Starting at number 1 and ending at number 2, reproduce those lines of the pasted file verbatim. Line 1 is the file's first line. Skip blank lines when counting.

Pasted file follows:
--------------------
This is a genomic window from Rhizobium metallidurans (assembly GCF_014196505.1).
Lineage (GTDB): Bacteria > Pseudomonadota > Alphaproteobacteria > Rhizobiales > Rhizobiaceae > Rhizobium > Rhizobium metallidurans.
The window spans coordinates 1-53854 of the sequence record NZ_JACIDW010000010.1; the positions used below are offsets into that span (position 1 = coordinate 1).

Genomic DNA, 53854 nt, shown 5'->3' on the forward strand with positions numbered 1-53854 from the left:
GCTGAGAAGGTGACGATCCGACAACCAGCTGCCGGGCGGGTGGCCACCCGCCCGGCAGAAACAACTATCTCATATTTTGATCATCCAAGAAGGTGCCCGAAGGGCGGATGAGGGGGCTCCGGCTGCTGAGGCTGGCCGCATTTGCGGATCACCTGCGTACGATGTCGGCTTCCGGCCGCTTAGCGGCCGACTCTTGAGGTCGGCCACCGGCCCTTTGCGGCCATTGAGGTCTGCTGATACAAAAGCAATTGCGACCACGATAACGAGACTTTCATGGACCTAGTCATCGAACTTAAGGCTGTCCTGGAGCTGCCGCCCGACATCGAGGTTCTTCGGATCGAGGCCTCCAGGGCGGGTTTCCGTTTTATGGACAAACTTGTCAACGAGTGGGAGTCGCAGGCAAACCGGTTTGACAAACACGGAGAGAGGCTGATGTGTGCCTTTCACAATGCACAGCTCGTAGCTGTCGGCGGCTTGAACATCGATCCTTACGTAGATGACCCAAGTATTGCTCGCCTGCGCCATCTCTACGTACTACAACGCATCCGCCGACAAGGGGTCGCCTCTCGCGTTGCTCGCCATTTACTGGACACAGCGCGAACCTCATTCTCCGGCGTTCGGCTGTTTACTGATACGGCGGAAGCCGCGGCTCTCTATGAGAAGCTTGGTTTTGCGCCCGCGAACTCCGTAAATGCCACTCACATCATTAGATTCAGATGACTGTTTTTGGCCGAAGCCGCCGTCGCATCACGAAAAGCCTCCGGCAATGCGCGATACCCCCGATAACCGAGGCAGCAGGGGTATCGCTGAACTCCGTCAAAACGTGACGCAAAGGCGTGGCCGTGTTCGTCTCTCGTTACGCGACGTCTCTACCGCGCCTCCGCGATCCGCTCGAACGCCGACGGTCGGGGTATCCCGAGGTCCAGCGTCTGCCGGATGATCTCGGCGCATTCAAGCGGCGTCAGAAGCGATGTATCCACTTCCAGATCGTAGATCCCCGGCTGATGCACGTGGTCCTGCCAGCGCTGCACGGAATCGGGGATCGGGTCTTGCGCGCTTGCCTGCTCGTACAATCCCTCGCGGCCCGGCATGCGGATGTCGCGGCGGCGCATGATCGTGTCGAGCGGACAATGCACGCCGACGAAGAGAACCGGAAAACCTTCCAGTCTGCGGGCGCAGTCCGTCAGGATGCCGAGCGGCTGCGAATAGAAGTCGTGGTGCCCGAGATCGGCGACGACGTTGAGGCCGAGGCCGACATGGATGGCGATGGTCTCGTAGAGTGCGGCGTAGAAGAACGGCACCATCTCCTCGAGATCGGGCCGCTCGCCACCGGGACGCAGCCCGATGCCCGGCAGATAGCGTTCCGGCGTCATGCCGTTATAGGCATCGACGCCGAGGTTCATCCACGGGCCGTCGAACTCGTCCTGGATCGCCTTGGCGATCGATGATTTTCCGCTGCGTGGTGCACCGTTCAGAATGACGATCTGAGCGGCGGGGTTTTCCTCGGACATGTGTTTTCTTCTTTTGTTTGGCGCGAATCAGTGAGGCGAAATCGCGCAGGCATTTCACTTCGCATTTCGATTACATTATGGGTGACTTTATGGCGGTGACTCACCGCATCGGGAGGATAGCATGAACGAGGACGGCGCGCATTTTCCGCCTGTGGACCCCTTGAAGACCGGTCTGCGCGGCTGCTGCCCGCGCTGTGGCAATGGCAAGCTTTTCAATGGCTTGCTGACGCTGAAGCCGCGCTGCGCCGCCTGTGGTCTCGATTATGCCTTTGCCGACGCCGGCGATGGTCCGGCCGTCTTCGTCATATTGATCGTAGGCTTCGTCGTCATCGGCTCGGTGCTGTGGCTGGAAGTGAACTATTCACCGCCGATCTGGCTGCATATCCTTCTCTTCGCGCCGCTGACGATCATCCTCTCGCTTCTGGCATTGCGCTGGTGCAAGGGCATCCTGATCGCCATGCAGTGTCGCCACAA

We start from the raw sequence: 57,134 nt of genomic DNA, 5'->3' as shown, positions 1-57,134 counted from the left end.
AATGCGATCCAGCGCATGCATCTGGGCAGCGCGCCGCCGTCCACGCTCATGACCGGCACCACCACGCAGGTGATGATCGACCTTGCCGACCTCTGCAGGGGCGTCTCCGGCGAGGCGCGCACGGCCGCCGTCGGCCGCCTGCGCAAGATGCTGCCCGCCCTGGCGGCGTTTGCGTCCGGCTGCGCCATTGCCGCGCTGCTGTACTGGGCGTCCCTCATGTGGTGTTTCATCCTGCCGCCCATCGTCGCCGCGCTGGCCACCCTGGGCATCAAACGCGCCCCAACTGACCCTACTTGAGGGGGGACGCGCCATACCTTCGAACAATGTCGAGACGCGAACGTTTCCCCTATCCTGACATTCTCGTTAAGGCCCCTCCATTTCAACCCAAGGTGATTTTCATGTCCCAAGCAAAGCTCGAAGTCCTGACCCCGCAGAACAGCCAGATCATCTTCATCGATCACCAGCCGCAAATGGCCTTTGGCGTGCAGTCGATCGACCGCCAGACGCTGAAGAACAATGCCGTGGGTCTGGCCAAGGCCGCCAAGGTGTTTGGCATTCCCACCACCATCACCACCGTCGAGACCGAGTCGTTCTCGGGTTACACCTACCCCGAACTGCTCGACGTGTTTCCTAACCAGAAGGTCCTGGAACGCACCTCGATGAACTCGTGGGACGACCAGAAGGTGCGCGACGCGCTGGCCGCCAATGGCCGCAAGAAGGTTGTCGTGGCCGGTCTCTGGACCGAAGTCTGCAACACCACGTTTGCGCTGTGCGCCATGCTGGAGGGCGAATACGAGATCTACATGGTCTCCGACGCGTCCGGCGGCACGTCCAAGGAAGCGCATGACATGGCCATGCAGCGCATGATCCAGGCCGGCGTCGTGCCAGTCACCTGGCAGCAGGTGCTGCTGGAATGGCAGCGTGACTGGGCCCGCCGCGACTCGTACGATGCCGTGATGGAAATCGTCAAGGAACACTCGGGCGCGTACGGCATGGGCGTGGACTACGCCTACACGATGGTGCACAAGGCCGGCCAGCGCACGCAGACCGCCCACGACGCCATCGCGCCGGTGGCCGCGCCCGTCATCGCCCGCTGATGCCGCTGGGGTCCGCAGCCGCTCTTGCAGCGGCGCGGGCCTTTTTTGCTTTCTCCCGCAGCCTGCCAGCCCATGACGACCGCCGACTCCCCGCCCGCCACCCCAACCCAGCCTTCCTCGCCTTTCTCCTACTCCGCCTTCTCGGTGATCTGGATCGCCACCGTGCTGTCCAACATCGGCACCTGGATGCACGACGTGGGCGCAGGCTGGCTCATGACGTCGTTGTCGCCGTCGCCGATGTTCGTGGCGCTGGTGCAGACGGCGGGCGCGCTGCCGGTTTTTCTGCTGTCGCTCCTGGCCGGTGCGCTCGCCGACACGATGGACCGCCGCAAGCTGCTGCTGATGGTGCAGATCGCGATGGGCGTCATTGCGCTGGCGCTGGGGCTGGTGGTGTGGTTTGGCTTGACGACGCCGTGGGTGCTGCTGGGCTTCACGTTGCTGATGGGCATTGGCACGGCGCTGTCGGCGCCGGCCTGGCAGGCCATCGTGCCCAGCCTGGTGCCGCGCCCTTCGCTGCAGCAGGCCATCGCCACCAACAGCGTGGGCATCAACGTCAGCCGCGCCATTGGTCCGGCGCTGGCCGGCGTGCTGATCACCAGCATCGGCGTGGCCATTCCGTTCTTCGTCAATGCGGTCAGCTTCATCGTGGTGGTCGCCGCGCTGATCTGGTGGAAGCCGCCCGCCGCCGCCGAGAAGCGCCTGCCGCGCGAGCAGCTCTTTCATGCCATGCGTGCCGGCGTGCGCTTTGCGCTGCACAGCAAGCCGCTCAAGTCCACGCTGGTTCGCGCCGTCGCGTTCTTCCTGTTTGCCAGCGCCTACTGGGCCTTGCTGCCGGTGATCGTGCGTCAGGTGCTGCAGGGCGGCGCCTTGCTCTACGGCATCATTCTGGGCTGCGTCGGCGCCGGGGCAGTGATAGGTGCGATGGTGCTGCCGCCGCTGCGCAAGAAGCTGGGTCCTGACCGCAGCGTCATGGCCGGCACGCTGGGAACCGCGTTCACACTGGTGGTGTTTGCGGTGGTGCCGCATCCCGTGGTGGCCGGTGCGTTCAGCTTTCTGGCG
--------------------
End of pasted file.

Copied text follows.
This is a genomic window from Rhizobium metallidurans (assembly GCF_014196505.1).
Lineage (GTDB): Bacteria > Pseudomonadota > Alphaproteobacteria > Rhizobiales > Rhizobiaceae > Rhizobium > Rhizobium metallidurans.